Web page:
A REIT for Your Wish List

 | Dec 22, 2011 | 3:30 PM EST  | Comments
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As I looked for new ideas to round out my value investors' gift list this holiday season, I decided I would try thinking like a little kid at Christmas. If you have little ones that still believe a bearded fat guy brings the gifts and no actual cash money is involved, you know what I mean. Their lists usually look like the inventory records at Best Buy (BBY) and Toys R Us. The eight-year-old who resides in my house has all sorts of goodies on her list this year, including such unlikely items as a cellphone with a bright pink case, a laptop of her very own and two kittens she would like to add to the household menagerie. As I am sure she doesn't read Real Money, I will let you in a secret: She is not getting any of them.

But as the saying goes, if you do not ask, you will never receive. So, for my wish list, I decided to look for some triple-six stocks. Like a little kid with 52 weeks of commercials fueling his commercialistic Christmas fever, I hoped for a list of operating companies with decent businesses that traded at less than 70% of tangible book value, less than 7x earnings and paid at least a 6% dividend yield. Like a small child with dreams of high-end electronics, I expected to be disappointed. The market has not sold off enough to create a plethora of these situations.

At first glance, the list produced 12 names and I felt as though Christmas had come early for value and distressed investors. However, a second look shows that many of them are foreign companies that only pay dividends once a year. Although their yield based on 2011 is above 7%, most of the names are financials. Therefore, it is highly unlikely that they will even pay a dividend in 2012. Several more are shipping stocks and, given my results with buying shippers over the past 20 years, I think I would prefer the kittens. CommonWealth REIT (CWH) also made the list, but I own this stock and have written about it extensively, so it's not exactly a new shiny stock for our collection.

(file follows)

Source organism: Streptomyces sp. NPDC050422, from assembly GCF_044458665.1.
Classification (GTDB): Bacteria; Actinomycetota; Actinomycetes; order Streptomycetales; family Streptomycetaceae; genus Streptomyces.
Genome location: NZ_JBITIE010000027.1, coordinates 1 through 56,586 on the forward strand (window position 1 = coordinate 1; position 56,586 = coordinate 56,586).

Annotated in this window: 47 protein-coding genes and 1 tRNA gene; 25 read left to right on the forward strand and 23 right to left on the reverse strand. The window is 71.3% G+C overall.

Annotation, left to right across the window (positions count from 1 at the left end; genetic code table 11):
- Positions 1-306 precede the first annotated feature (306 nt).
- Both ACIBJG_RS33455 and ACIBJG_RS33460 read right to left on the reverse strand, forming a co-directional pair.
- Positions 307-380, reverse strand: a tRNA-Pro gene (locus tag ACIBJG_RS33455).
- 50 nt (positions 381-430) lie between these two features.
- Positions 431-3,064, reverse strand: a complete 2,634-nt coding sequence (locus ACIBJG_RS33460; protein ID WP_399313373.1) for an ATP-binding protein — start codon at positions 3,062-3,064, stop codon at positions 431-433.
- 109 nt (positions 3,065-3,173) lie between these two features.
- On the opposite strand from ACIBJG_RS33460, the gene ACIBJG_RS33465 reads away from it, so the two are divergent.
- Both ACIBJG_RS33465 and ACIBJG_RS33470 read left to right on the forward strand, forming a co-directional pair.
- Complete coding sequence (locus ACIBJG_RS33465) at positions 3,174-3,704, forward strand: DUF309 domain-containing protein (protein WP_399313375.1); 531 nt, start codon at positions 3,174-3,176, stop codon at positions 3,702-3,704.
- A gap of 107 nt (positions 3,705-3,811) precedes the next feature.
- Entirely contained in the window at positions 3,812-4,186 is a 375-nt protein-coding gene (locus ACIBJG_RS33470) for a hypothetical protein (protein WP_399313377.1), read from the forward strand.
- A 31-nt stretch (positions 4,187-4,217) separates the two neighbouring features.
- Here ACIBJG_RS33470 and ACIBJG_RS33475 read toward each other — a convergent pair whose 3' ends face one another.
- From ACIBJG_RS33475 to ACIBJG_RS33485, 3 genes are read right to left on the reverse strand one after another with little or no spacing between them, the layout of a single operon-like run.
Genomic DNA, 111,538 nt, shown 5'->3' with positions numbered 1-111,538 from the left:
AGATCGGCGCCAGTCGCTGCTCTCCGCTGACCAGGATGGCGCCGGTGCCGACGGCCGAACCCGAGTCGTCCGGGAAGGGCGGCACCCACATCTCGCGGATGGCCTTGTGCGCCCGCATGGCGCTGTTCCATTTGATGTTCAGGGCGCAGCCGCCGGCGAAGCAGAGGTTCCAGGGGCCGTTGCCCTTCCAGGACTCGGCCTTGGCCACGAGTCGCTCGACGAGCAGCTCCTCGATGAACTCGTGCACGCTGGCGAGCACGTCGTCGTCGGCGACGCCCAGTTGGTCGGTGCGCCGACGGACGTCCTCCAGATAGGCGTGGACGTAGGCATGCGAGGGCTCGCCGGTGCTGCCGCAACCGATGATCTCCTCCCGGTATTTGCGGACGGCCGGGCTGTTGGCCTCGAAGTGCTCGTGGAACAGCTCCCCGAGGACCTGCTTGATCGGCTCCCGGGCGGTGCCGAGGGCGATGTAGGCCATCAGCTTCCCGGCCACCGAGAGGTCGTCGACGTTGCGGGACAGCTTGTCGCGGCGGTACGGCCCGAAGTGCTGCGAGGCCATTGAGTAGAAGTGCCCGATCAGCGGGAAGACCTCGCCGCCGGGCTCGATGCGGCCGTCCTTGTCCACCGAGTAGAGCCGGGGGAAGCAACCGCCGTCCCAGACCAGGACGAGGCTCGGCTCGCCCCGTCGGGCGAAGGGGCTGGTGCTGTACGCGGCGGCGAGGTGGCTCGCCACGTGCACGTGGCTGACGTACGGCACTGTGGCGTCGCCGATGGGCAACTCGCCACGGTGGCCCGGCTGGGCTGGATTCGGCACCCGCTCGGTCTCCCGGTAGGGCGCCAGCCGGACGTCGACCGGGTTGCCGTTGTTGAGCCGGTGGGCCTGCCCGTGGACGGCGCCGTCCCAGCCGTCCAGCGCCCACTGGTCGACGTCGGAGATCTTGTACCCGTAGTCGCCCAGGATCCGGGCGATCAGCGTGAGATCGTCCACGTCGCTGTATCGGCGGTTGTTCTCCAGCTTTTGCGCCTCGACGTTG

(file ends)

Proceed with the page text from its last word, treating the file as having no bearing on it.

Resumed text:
When I finished whittling the list down to reality, I was left with one new name to consider. It turns out to be a REIT that I have a small position in for some family accounts. Northstar Realty Finance (NRF) has been losing money this year, but its forward PE is 5, so I am willing to stretch the definition a little bit. NorthStar is a commercial real estate firm that is worth consideration for long-term portfolios at current levels. The company is involved in a broad range of commercial real-estate (CRE) activities and the firm will do very well when these markets recover over the next few years.

Northstar has more than $7 billion of commercial real estate assets under management, which is spread across several asset classes. Of the asset base, $3 billion is direct commercial lending with an average loan size of about $14 million. Another $3 billion is in real-estate related securities, including mortgage backed securities. The remaining $1 billion is in net leased corporate and health care related properties. The company is also expanding its asset management operations and is looking to raise $2 billion of unlisted real estate investment trusts (REITs). Management has assembled a sales team and is putting together a network of brokerages to sell the products to investors.

Management has done a tremendous job of managing the balance sheet during the real estate crisis. They bought back a good deal of their recourse debt at a discount in the past few years and currently have just $58 million of unsecured recourse debt maturing between now and 2015. With $150 million in unrestricted cash, this is a trivial amount of maturities and should pose no problems for the firm. The company has just two non-performing loans of only $2 million of carrying value on their books. Management has also been opportunistic and has successfully raised money to purchase CRE mortgage assets at distressed pricing during the downturn.

The stock is very cheap on the numbers. The shares trade at just 40% of tangible book value and 5x 2012's projected earnings. At its current price, the stock yields more than 11%. Unlike many other CRE-related REITs, NorthStar just raised its dividend by 25%.

This is not a risk-free or even a low-risk investment by any means. But for more aggressive, long-term conservative investors, NorthStar is a stock worth accumulating. Based on the stock's current valuation and the long-term recovery potential of commercial real estate, I am planning to add more shares to my holding by year-end.

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